As I slowly and carefully take my steps to get to class, I think not to rush. Theechoing of my footsteps continues. Clank, clank. I keep thinking, I shouldn't bein a hurry. I'm walking down the hall to my fifth grade class. Because the warwith Iraq has begun, I'm experiencing hostility from my peers. Lately I've beenafraid to even open my mouth in class. I'm not used to this treatment. Luckily,throughout my life, people had never made fun of me, but ever since the war, I'vebeen feeling it close in on me.
I step into the class only to be receivedby the loud laughter of a class full of fifth graders when my teacher steppedout. Many crack jokes: "Look! It's Sadia- rabia! Ha Ha!" or"Saddam Hussain." I simply stand there and soak it all in with a dumbexpression on my face. I feel like dropping through the floor. But I know there'snowhere I can go, or nothing I can do. What can I say? It's 25 kids to l. One ofthe boys grabs me by the arms and pushes me out of the classroom while screaminginto my face, "Get out of our classroom! We don't need no Iraqi spies inhere!"
I have no Iraqi blood in me. It's at this moment that Ilearned that that wasn't it. As I waited for my teacher in that lonely hallway, Ilearned many things about life.
As I grew older, I could define what Ilearned more accurately. As time progressed, so did maturity levels (my peersbecame sensitive toward the feelings of others), which decreased or increased theamount of harrassment I received. The fact that the way people reacted and wereaffected by me changed proportionately to maturity levels and age, shows me thatit was all them and not me. They were the variable. The rate at which I was madefun of depended on the rate at which the students had emotionallymatured.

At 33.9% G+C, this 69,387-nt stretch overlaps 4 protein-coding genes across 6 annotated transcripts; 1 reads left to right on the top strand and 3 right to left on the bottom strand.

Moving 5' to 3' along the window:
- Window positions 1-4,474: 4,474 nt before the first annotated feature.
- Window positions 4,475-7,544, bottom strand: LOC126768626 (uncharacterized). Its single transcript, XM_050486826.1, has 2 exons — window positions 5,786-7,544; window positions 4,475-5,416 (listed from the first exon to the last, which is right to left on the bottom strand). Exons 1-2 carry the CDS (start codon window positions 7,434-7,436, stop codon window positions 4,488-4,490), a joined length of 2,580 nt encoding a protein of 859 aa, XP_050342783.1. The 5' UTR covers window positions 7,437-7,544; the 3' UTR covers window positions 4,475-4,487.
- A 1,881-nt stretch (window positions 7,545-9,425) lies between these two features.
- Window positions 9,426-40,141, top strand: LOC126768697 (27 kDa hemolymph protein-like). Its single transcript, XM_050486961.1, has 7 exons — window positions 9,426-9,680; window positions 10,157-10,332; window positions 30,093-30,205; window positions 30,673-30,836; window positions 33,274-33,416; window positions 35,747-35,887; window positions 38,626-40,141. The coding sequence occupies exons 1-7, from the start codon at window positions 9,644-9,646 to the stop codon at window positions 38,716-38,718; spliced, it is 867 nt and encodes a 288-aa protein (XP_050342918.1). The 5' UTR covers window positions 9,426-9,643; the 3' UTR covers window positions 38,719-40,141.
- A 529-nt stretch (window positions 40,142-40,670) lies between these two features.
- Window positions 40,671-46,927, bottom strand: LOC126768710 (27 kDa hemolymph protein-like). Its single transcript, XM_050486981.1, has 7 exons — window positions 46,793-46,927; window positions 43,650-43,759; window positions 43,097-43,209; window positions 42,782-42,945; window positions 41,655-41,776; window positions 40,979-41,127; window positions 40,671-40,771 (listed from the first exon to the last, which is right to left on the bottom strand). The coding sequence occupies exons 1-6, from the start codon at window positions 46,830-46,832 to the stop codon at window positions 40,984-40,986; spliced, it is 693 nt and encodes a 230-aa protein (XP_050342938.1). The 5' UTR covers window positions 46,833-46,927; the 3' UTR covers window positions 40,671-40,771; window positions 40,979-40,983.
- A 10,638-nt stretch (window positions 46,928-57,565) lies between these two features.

I learned that what people said didn't matter. I realized thereason people made fun of me was to hold onto their own self-esteem and makethemselves feel better. This simple fact is what helped me regain my self-esteem. Inoticed that if people were going to bother me, yet not take the time to gettheir facts straight, they didn't matter. The guy who pushed me out of the classwas a minority himself, but did it so the others would like him.
All inall, having people be racist against me was a large price to pay for the valuablelesson I learned. While you may see all the reinforcement the harasser gets, itdoesn't make it right. It always hurts someone. I learned never to takeadvantages of another's weaknesses. c
This piece has been published in Teen Ink’s monthly print magazine.